– Not lock the door. Protect myself. Door’s not locked. I blocked phone and social media for now. Hopefully not for always. Email is open.

– Okay, you’re protecting yourself.  What was the turning point?

– When you know someone well you learn their patterns in life. Their habits. When patterns of behavior change it means something. It doesn’t necessarily mean something bad or negative, but changes in someone’s regular pattern of behaviors mean something. So I noticed changes. Historically Jane is a very active user of Facebook, throughout the week, though with her current job, less so, and on the weekend. So I began to notice that were blocks of time on Facebook for example, on the weekends, where there was no activity. On top of that there were times she would say she’d call and simply didn’t. Another change in pattern. I began to think she was dating or getting involved with someone so when I asked about this, she reacted with anger.

– Would it have made you angry if she’d been dating?

– Not at all.

– And this last weekend there’s been a visit planned?

– She had said she was going to visit this last weekend but in the week prior it became clear she was looking for a way out. She wasn’t saying this directly, but she was looking for a way out. She also sent an email she later acknowledged was abusive. When someone, anyone, starts writing me things in anger like “because not everyone’s an asshole like those other mo fo’s” or “fuck you” I disengage. I’ve got two choices in that moment, fire back or pull back. I’d rather pull back. She was furious that I’d sent an email  saying I was concerned she wasn’t being entirely honest about what was happening in her life which, as it turns out, happened to be exactly the case. She finally said she’d been on Match, which is fine. Said she’d met a nice man but sent him on his way because she realized she wasn’t ready to get into a relationship. Also fine. Then,  a day or two later she wrote to tell me she’s decided to enter into a relationship with a former boyfriend.

– She sounds over the place when it comes to relationships.

– Not necessarily so at all. It may very well be she was all over the place when it came to being up front with me.  I’m hoping that’s the case. I’d much rather her relationship with this man turns out wonderfully for both of them and that the problem was being up front with a friend. Having said all that, I’m not going to accept dishonesty or verbal abuse from anyone as a matter of course. But I’d rather reject the behavior first and give the person some slack than cut them off completely.

– Now, I’ve known you a long time.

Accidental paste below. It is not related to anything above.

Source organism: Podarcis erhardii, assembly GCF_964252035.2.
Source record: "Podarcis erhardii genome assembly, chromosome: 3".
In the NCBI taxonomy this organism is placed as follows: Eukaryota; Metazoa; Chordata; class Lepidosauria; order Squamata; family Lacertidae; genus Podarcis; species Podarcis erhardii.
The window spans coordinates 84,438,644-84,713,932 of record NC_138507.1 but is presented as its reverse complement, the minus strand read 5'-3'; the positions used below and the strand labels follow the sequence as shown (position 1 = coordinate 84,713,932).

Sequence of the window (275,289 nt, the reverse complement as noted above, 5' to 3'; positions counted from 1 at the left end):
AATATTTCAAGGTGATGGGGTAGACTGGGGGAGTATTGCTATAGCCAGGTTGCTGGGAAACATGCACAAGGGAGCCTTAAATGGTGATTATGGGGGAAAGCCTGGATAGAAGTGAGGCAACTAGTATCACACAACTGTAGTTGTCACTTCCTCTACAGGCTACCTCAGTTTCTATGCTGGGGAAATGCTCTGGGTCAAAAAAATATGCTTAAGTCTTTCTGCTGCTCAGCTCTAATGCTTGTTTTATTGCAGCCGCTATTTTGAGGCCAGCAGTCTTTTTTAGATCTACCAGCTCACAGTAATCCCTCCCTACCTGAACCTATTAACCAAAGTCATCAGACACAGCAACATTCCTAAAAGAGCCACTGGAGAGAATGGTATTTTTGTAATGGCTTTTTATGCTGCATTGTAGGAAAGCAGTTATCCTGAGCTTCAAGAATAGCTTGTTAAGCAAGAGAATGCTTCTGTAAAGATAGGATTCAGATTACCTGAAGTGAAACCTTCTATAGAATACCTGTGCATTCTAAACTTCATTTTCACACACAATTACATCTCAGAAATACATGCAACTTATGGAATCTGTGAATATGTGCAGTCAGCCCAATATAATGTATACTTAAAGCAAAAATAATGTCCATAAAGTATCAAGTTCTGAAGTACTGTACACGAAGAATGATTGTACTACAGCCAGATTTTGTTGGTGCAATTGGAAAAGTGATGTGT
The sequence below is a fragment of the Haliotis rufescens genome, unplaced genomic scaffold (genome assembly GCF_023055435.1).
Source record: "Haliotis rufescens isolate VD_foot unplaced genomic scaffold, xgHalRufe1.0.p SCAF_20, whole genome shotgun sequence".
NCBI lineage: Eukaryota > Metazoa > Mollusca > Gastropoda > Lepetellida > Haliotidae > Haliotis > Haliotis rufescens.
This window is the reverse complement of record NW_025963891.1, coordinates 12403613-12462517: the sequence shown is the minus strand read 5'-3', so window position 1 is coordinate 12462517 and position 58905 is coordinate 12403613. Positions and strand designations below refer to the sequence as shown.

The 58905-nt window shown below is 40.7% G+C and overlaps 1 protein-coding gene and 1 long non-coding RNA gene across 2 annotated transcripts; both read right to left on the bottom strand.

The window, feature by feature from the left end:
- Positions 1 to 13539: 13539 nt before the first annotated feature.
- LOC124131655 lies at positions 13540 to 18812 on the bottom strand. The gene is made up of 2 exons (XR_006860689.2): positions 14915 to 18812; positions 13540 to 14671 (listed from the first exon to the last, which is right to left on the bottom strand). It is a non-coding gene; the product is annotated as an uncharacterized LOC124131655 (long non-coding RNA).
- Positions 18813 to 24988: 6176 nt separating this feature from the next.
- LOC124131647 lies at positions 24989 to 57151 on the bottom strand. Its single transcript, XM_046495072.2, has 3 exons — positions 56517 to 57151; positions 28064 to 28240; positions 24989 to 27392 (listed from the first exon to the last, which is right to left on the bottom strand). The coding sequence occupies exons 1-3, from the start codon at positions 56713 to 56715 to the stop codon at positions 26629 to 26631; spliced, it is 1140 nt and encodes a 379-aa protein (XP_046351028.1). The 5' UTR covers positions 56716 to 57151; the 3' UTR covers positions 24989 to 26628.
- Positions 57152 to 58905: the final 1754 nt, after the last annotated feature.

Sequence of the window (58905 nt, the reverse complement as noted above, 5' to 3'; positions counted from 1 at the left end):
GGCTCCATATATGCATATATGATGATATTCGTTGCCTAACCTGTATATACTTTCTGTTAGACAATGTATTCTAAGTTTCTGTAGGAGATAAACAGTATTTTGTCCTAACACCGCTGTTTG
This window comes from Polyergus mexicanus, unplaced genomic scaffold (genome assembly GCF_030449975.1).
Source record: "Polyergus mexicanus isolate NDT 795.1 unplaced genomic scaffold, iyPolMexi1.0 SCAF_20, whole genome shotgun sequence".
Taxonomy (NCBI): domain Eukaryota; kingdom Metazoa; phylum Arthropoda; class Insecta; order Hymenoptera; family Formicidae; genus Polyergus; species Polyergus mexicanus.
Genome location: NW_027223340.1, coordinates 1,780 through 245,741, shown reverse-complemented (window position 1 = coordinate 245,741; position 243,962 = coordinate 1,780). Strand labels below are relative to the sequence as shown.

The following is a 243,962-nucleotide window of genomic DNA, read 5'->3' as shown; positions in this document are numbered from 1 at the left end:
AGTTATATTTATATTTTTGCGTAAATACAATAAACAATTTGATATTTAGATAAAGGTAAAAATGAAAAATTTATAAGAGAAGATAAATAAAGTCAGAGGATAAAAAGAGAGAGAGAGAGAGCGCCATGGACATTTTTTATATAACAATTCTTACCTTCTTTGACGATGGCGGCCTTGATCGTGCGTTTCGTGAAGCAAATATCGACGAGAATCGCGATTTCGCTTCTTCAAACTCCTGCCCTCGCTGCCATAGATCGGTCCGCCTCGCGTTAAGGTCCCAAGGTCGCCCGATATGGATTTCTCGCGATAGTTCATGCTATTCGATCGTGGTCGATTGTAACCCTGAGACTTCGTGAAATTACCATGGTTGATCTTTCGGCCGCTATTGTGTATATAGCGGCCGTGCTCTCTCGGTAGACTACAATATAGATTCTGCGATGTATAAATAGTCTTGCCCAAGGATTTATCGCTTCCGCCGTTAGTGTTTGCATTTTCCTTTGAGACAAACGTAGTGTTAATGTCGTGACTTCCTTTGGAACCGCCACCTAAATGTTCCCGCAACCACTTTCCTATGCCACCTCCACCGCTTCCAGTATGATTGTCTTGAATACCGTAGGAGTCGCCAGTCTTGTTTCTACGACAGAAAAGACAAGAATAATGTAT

– Longer than anyone.

– And I know Jane crossed a line when it came to the subject of suicide. You’d told her knowing that option was there was comforting for you, and she accused you of trying to make her feel guilty which I know was not the case.

– The subject of ending one’s life, suicide, with me, is kind of like the subject of war with Michael.

– Your closest friend.

– Michael was a Marine. Lost his legs in Vietnam. Saw shit people who haven’t been there can’t even imaging. Unless you’ve been to war, you’ve got no business bring up the subject with someone whose been there with anything but respect. I’ve lost a brother, mother and birth-mother to suicide, a childhood friend, and a guy I used to work with. I won’t tolerate anyone walking into that subject with me with anything but respect. She knows better, or she should.  The very fact I talked about it with her was testimony the level of closeness and safety I felt with her.

– Why are you open to continuing this friendship?

– Rarely does anyone deserve to be defined by a few weeks of behavior in their life, a series of unhealthy choices. Certainly not Jane. I’ve known her for awhile and know a lot about her life, her history. She is a remarkable person in many ways. But right now the ball’s in her court. She steps up to the plate and makes amends like we all should do when we misstep or lose our cool, we’re fine. All is well. I look forward to meeting her new boyfriend. She doesn’t or can’t, there’s nothing I can do about that. She’ll either figure out it was safe to be honest and open with me or she won’t. My responsibility is to be honest, try to make the healthiest choices on the table, knowing that by doing so they’ll be easier to live with down the road.

– What if she does nothing now but down the road reaches out to you?

– Door’s open. Honesty, amends, taking responsibility is the way to go for all of us.  Now, having said that, there is this possibility. If life badly wounds her or someone she loves and I can help, I will. But friendship won’t resume at that point absent the honesty and amends. But there is no way I wouldn’t help her or one of her daughters or anyone she loves if I could.

– It sounds like in your core you’re still her friend.

– You’re right. I am. But whether it can ever be an active friendship again is not up to me.

– Sitting down for this dialogue was an act of friendship, wasn’t it?

– You do what you can for those you love.